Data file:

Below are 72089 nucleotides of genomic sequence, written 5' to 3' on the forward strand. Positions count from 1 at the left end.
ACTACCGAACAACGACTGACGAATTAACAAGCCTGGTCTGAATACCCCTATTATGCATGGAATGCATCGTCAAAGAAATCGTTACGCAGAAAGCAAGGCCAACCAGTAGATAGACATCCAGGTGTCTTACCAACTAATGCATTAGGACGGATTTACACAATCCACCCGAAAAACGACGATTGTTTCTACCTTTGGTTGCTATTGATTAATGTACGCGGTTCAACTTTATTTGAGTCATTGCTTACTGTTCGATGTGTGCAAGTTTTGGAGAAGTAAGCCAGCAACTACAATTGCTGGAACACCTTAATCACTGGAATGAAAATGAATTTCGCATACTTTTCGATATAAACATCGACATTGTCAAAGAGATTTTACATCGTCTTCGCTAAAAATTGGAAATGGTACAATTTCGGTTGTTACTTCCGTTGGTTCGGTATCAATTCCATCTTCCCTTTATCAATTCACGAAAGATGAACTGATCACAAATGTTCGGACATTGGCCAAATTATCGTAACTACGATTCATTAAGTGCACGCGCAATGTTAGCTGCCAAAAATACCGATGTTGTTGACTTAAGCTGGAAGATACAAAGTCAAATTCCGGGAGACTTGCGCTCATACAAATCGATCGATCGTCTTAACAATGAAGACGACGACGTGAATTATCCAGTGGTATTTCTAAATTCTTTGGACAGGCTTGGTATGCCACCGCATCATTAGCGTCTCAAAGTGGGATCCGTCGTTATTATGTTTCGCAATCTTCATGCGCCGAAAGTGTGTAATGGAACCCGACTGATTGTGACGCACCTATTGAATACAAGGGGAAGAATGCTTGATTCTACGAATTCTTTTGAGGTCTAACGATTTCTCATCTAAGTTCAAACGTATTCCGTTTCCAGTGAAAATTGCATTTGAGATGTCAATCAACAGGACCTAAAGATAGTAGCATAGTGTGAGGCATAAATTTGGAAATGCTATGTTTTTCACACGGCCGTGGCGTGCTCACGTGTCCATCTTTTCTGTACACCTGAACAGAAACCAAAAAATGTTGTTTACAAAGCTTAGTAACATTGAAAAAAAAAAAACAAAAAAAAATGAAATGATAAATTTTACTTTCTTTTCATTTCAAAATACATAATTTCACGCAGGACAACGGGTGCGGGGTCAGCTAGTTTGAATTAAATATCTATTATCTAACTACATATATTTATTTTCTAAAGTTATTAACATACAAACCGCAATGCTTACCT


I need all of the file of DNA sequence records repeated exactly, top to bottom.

Below are 72089 nucleotides of genomic sequence, written 5' to 3' on the forward strand. Positions count from 1 at the left end.
ACTACCGAACAACGACTGACGAATTAACAAGCCTGGTCTGAATACCCCTATTATGCATGGAATGCATCGTCAAAGAAATCGTTACGCAGAAAGCAAGGCCAACCAGTAGATAGACATCCAGGTGTCTTACCAACTAATGCATTAGGACGGATTTACACAATCCACCCGAAAAACGACGATTGTTTCTACCTTTGGTTGCTATTGATTAATGTACGCGGTTCAACTTTATTTGAGTCATTGCTTACTGTTCGATGTGTGCAAGTTTTGGAGAAGTAAGCCAGCAACTACAATTGCTGGAACACCTTAATCACTGGAATGAAAATGAATTTCGCATACTTTTCGATATAAACATCGACATTGTCAAAGAGATTTTACATCGTCTTCGCTAAAAATTGGAAATGGTACAATTTCGGTTGTTACTTCCGTTGGTTCGGTATCAATTCCATCTTCCCTTTATCAATTCACGAAAGATGAACTGATCACAAATGTTCGGACATTGGCCAAATTATCGTAACTACGATTCATTAAGTGCACGCGCAATGTTAGCTGCCAAAAATACCGATGTTGTTGACTTAAGCTGGAAGATACAAAGTCAAATTCCGGGAGACTTGCGCTCATACAAATCGATCGATCGTCTTAACAATGAAGACGACGACGTGAATTATCCAGTGGTATTTCTAAATTCTTTGGACAGGCTTGGTATGCCACCGCATCATTAGCGTCTCAAAGTGGGATCCGTCGTTATTATGTTTCGCAATCTTCATGCGCCGAAAGTGTGTAATGGAACCCGACTGATTGTGACGCACCTATTGAATACAAGGGGAAGAATGCTTGATTCTACGAATTCTTTTGAGGTCTAACGATTTCTCATCTAAGTTCAAACGTATTCCGTTTCCAGTGAAAATTGCATTTGAGATGTCAATCAACAGGACCTAAAGATAGTAGCATAGTGTGAGGCATAAATTTGGAAATGCTATGTTTTTCACACGGCCGTGGCGTGCTCACGTGTCCATCTTTTCTGTACACCTGAACAGAAACCAAAAAATGTTGTTTACAAAGCTTAGTAACATTGAAAAAAAAAAAACAAAAAAAAATGAAATGATAAATTTTACTTTCTTTTCATTTCAAAATACATAATTTCACGCAGGACAACGGGTGCGGGGTCAGCTAGTTTGAATTAAATATCTATTATCTAACTACATATATTTATTTTCTAAAGTTATTAACATACAAACCGCAATGCTTACCT